I’m a huge proponent. In fact, I’ve been known to put out calls for clients who are looking for new critique partners, and I have a young beta reader friend that I’ve introduced to many MG and YA authors looking for feedback from a member of their target audience. It can be a challenge to find the right team of beta readers and critique partners, but it’s a relationship, like most others--it’s worth taking the time to find the people you click with. There are so many benefits: 1. Getting feedback from readers helps you improve your manuscript. 2. Over time, you start seeing patterns in the kinds of issues you might be blind to in your own writing so you can improve those areas. 3. They can become your cheerleaders and support group. 4. With CPs, giving feedback to other writers helps you see your own writing more analytically, so you grow as a writer too.
We moved on to working with a professional editor. Here were my questions:
What are the types of editing?
Typically 3 main phases: developmental, line, and copy plus final proofreading Developmental = big-picture storytelling, line = flow, copy = mechanics (spelling, grammar, word choice, repetition, etc), proofreading is a final polish.
What’s your favorite?
Is it bad that I can’t decide? Developmental is awesome because I can see big changes in the overarching story and characters. Line editing is probably my least favorite to do, but it’s so satisfying to see the difference it can make. And copy editing comes very naturally to me, so it’s actually kind of a palate cleanser, after a lot of developmental edits.
How do you charge? Per word? Do you assess needs first?
Yes, I charge per word, and I assess needs first. That usually looks like a pass over a sample of your writing and possibly a sample edit, as well as several questions regarding your revision process so far, your intentions for the manuscript, etc. Clients actually get a flat rate quote from me based on needs and word count, so they know up front what to expect.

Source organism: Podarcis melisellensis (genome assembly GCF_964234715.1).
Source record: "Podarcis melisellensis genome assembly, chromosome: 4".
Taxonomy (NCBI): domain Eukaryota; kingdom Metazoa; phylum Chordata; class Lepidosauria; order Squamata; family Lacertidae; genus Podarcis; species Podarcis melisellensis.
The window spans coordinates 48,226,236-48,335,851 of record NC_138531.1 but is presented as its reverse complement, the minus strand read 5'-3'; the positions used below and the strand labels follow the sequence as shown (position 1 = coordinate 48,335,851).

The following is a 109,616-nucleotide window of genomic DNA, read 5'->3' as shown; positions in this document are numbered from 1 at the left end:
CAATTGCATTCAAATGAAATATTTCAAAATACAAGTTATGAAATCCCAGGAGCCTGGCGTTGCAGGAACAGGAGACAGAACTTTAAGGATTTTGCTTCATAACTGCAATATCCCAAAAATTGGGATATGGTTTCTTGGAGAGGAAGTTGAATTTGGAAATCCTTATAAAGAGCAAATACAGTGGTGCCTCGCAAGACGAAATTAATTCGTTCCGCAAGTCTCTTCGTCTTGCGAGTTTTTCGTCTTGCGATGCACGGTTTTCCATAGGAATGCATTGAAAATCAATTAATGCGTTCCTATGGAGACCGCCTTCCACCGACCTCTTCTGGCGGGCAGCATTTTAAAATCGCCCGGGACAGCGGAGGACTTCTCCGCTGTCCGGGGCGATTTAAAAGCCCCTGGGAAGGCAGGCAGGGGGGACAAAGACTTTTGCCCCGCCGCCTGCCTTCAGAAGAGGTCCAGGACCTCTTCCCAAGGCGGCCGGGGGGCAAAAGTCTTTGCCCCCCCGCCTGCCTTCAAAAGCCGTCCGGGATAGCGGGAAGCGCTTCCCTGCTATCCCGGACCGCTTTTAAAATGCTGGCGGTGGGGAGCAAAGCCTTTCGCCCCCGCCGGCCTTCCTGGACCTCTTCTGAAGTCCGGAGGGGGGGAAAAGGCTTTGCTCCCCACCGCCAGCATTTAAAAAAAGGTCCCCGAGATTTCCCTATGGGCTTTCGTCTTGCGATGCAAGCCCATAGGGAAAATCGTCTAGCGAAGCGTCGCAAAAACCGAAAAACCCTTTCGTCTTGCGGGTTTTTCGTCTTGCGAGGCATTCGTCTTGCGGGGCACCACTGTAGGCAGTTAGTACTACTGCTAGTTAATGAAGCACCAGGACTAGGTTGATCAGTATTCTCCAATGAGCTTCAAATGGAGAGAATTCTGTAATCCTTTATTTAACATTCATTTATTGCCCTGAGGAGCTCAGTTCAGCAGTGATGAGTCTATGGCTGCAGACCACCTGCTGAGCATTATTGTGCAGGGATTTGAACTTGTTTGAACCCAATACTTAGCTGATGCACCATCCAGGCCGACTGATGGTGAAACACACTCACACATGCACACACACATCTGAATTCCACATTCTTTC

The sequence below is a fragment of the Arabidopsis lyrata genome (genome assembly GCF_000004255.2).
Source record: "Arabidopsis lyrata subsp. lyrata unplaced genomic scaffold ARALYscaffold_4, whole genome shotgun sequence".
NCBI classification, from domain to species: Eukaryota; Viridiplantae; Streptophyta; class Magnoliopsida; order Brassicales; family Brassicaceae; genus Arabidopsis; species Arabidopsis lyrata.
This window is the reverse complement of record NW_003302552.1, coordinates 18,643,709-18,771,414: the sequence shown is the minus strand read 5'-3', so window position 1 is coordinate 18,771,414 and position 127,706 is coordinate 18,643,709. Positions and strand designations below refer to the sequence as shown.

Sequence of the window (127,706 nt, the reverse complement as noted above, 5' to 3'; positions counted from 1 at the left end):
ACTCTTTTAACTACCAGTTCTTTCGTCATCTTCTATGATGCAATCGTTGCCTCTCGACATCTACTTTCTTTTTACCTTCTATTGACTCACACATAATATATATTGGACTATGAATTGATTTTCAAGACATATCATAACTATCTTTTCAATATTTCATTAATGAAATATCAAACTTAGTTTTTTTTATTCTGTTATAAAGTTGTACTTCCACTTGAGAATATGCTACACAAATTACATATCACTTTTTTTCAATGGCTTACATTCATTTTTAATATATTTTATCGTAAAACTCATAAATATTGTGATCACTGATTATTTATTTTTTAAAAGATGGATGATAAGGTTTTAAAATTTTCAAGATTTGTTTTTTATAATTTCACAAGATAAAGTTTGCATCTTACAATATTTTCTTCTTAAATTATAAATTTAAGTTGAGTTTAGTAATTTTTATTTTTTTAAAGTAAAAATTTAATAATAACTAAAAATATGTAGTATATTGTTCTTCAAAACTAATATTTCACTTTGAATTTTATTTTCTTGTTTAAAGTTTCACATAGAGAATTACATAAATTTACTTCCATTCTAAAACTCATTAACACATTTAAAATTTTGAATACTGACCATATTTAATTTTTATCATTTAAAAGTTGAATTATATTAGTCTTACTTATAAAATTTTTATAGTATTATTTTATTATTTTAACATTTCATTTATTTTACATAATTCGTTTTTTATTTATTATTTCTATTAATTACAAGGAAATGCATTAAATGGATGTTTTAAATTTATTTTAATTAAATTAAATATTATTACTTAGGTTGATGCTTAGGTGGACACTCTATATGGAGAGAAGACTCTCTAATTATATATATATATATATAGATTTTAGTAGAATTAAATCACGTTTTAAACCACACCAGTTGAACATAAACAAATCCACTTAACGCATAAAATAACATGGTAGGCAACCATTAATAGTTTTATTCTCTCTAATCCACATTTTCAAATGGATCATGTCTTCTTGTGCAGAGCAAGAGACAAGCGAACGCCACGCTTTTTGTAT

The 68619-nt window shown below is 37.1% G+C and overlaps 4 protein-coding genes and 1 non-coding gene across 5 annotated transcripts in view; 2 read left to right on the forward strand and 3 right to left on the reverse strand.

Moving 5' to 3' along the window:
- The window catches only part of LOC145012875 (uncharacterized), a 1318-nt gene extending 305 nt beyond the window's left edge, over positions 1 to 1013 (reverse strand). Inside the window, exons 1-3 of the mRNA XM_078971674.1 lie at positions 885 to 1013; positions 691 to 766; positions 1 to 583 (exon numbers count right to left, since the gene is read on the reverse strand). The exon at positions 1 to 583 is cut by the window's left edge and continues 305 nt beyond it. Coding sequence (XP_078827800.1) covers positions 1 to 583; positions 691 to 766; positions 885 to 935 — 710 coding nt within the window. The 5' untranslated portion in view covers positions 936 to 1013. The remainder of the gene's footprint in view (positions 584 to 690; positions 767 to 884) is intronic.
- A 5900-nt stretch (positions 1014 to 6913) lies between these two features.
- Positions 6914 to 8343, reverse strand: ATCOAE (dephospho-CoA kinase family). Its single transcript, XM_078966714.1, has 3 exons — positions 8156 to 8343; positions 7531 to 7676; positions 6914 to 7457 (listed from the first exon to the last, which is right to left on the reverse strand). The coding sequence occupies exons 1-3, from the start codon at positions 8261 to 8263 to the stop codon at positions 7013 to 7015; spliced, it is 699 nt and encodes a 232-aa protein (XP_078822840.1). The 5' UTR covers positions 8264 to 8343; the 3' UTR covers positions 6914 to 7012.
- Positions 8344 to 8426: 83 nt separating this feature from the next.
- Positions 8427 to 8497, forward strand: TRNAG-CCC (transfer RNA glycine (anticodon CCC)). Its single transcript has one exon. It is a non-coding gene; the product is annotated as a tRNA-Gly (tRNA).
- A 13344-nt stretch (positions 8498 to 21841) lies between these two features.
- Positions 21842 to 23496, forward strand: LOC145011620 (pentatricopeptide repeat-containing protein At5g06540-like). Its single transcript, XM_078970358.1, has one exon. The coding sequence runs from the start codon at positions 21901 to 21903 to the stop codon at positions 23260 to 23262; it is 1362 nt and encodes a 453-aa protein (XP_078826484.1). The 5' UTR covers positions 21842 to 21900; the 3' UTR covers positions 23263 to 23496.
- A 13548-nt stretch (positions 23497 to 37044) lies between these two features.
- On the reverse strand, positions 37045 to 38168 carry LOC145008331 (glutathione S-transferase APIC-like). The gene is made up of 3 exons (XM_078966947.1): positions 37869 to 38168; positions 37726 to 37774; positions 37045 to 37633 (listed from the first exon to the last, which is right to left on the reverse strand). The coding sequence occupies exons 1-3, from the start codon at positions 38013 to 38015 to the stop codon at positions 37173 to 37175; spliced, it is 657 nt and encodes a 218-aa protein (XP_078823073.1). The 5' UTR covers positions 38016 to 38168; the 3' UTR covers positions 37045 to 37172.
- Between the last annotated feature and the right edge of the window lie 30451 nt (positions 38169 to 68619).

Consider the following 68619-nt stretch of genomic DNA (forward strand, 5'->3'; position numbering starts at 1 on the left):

Favorite types of manuscripts? Do you have a preference for first person or third person?
I love stories across genre, so my favorites are the ones with strong voice and complex characters. As you might imagine, I read a lot--plus watching movies and television shows--so I know a lot of tropes. I get all excited when a story manages to surprise me with fresh takes on old plots or twists I didn’t see coming. I’m really excited to see diversity becoming more important in publishing, and I love seeing that in stories as well. Third person usually feels most natural to me, but first person is definitely better for some stories. My guideline for most things in a story is to do what works, so nothing is ever a never for me.
I finished up the episode with a Tip of the Week: Hire Jeni Chappelle. LOL. But seriously, if you want to self-publish, you need an editor. Even the most gifted writer needs an editor. Also, don’t be afraid to ask for a sample edit to see how the editor works.
I thanked Jeni for coming on the show. This is where you can find her:
On my next podcast, writer, Lauren Metelski will be joining me to talk about the 5am Writers Club and keeping a writing schedule. I will also have another Tip of the Week.
Don’t forget where to find me! Find my podcast at indiechicks.net or follow me on Spotify or subscribe to Indie Chicks on iTunes. Please rate me! You can follow me on Twitter @Indie_Chicks or Facebook.com/TheIndieChicks or @TheIndieChicks.
So, remember, we’re all part of a publishing community, be kind and review your fellow authors’ books! Thanks for listening!
Indie Chicks out.